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October 29, 2010
This month, rather than dedicating an entire issue to a specific make or model of sterilizer (such as we did with Decoding the Statim) we’re going to discuss general theories of operation and steps to take to troubleshoot steam or chemical vapor sterilizers. These concepts can be applied to most any brand or model of sterilizer.
First of all, many common problems associated with sterilizers crop up due to maintenance and upkeep issues. We have covered general sterilizer maintenance in a past edition, Sterilizer Maintenance, and we strongly recommend reviewing it and printing it for your staff before moving forward. The first step should always be proper maintenance. Nonetheless, even with proper maintenance, errors can occur. Many state and local agencies recommend weekly spore testing of sterilizers, in part due to the many things that can go wrong.
A number of the tests you will need to perform will require a multimeter (see our issue on Multimeters for basics on using this helpful tool). Most components can be tested with the sterilizer unplugged. It is best to have any electronic component unplugged when servicing if possible. Regardless, always exercise caution when checking electronic components and equipment.
Two of the most commonly observed problems with sterilizers are failure to achieve pressure or improper temperature (either too low or too high). This month, we’ll focus on pressure, next month we’ll cover temperature.
Low pressure is normally the only pressure-related concern encountered (persistent high pressure is rare and obvious as the safety valve will crack releasing pressure). Low pressure can be attributed to one of three basic causes:
The first step in resolving pressure issues is to narrow down which of these three primary categories is causing the problem.
What does the unit thermometer/temperature gauge read? If it is at or above 135° C (275° F) you do not likely have a heating problem. Have you verified this temperature is achieved using a lag thermometer? In this case, move on to the next possibility, water. (If your unit fails to heat or does not achieve adequate heat, you’ll need to wait for next months Part 2 – Temperature Issues.)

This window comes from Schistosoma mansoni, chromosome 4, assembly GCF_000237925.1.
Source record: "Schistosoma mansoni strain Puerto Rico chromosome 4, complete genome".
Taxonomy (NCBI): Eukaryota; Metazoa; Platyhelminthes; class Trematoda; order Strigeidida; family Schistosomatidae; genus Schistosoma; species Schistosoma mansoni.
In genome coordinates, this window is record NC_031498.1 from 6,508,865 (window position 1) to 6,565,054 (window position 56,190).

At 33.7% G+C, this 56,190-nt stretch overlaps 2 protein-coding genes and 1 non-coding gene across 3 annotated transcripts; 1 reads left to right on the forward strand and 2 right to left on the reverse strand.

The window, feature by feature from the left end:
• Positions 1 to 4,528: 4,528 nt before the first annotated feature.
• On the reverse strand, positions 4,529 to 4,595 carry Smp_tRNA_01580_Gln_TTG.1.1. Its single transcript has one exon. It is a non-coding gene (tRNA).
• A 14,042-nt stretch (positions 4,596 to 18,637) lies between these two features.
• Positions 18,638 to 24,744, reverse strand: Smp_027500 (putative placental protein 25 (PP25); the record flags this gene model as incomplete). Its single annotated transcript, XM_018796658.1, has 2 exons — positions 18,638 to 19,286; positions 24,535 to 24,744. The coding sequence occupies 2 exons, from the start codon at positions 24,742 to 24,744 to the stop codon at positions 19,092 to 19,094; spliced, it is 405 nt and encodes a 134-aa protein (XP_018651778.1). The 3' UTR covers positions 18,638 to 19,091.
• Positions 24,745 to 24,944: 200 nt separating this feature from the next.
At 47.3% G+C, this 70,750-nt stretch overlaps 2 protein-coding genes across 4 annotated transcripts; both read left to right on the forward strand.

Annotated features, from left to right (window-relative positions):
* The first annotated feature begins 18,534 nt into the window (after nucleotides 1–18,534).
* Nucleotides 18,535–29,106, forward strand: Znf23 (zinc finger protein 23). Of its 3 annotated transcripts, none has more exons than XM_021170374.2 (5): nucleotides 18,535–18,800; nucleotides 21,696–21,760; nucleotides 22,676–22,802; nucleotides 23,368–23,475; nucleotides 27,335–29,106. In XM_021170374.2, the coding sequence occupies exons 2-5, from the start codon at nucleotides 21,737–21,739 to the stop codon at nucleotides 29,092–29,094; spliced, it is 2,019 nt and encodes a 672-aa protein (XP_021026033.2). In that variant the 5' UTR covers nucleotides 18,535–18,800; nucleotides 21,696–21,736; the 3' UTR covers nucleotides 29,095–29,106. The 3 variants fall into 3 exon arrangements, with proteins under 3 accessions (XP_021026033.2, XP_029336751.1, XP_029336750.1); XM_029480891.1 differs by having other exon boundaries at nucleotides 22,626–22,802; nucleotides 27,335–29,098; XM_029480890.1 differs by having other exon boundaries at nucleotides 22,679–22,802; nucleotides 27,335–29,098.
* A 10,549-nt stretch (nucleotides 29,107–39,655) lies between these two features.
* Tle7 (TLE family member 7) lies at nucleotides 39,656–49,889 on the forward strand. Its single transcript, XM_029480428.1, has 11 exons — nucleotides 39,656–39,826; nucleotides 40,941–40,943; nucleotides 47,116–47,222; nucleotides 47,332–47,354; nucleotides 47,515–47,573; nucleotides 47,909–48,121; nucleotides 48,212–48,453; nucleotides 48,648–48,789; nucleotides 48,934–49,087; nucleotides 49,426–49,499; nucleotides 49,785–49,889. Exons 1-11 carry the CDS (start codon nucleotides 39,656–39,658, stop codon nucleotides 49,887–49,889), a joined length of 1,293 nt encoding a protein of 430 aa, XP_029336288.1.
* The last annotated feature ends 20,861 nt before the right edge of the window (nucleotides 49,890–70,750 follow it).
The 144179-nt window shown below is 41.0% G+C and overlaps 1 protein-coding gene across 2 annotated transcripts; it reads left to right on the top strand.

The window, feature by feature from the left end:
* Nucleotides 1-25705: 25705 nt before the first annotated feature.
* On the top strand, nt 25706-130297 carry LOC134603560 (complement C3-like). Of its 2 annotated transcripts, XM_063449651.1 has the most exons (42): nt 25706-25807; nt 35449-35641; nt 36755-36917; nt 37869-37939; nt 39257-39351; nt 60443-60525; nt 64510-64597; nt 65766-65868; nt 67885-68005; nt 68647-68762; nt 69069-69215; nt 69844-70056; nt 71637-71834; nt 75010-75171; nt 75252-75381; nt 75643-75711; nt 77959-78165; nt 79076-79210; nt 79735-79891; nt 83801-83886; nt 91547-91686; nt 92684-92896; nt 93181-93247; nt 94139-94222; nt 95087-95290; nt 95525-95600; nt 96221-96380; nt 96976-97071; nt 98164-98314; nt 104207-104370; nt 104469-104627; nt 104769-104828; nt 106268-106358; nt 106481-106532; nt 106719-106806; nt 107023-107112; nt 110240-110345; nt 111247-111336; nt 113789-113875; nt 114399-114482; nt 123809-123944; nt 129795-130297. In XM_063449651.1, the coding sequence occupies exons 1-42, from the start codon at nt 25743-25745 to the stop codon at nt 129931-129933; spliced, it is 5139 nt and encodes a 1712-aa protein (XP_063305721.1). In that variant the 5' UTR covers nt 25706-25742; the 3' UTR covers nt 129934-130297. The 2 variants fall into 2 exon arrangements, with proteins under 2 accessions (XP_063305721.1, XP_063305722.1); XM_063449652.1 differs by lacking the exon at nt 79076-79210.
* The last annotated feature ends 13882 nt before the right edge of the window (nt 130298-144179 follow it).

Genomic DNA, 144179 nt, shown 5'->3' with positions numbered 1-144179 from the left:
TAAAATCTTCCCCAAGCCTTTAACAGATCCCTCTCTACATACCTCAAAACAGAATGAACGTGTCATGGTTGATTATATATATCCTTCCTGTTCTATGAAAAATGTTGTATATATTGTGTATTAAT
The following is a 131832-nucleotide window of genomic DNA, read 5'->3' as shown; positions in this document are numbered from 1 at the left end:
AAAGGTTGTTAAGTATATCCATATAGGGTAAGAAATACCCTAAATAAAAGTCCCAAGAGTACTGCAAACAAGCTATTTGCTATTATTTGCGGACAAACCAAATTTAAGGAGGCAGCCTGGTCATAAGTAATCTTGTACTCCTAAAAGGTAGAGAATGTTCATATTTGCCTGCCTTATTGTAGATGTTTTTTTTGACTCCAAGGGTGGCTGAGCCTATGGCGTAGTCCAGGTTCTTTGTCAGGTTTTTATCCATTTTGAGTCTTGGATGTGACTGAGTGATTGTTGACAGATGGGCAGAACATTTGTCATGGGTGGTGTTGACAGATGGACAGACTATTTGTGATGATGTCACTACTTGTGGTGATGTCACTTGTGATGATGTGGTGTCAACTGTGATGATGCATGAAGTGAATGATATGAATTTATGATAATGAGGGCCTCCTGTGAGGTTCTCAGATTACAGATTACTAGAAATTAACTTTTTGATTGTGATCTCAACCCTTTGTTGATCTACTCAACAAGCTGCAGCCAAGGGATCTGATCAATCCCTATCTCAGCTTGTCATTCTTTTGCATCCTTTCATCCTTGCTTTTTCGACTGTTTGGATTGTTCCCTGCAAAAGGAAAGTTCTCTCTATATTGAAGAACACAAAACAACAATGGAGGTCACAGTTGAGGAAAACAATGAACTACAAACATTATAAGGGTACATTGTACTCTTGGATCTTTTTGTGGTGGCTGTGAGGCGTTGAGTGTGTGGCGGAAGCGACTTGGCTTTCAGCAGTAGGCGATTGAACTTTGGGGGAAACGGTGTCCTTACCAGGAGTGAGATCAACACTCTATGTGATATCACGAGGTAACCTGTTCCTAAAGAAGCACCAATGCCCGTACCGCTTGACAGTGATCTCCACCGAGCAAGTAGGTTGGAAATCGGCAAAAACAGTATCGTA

Almost all sterilizers incorporate some sort of water filter. Usually, there is a filter in the chamber at the point water flows into it. Check this filter for signs of wear or clogging. Changing this filter should be part of your annual maintenance routine. Nonetheless, filters can wear prematurely. There is often a filter in the reservoir as well. A simple visual inspection of the filters should be adequate to determine their condition. If they don’t look clean, they aren’t and should be replaced. These filters are normally sintered bronze or stainless steel so they should have the appropriate metallic color.
While in the reservoir checking your filter (or to see if there is one – not all sterilzers will incorporate this filter), check the water level. Make certain that the reservoir is properly filled.
Speaking of water – this might also be a good time to verify that nothing but distilled or de-ionized water is being used in your autoclave. Using tap water or similar untreated water will certainly lead to much more common clogs and other potential issues (such as staining of instruments).
If your filters check out, examine the reservoir itself and the water line that feeds from the reservoir to the chamber. These lines can also become clogged over time. Using a small cleaning brush or similar device may be one of the most effective ways of checking the water line.
Usually the water flows through some sort of valve (e.g. solenoid), checking this valve for clogs or function can be more involved and the steps to check it will vary depending on the specific make and model of your sterilizer. Call our tech support staff to speak about the particulars of your sterilizer to diagnose valves.
Note: The things we suggest checking are presented in the order in which they should be checked (most likely to least likely as well as simplest to most involved to check).
Watch next month for Part 2: Sterilizer Troubleshooting – Temperature Issues.
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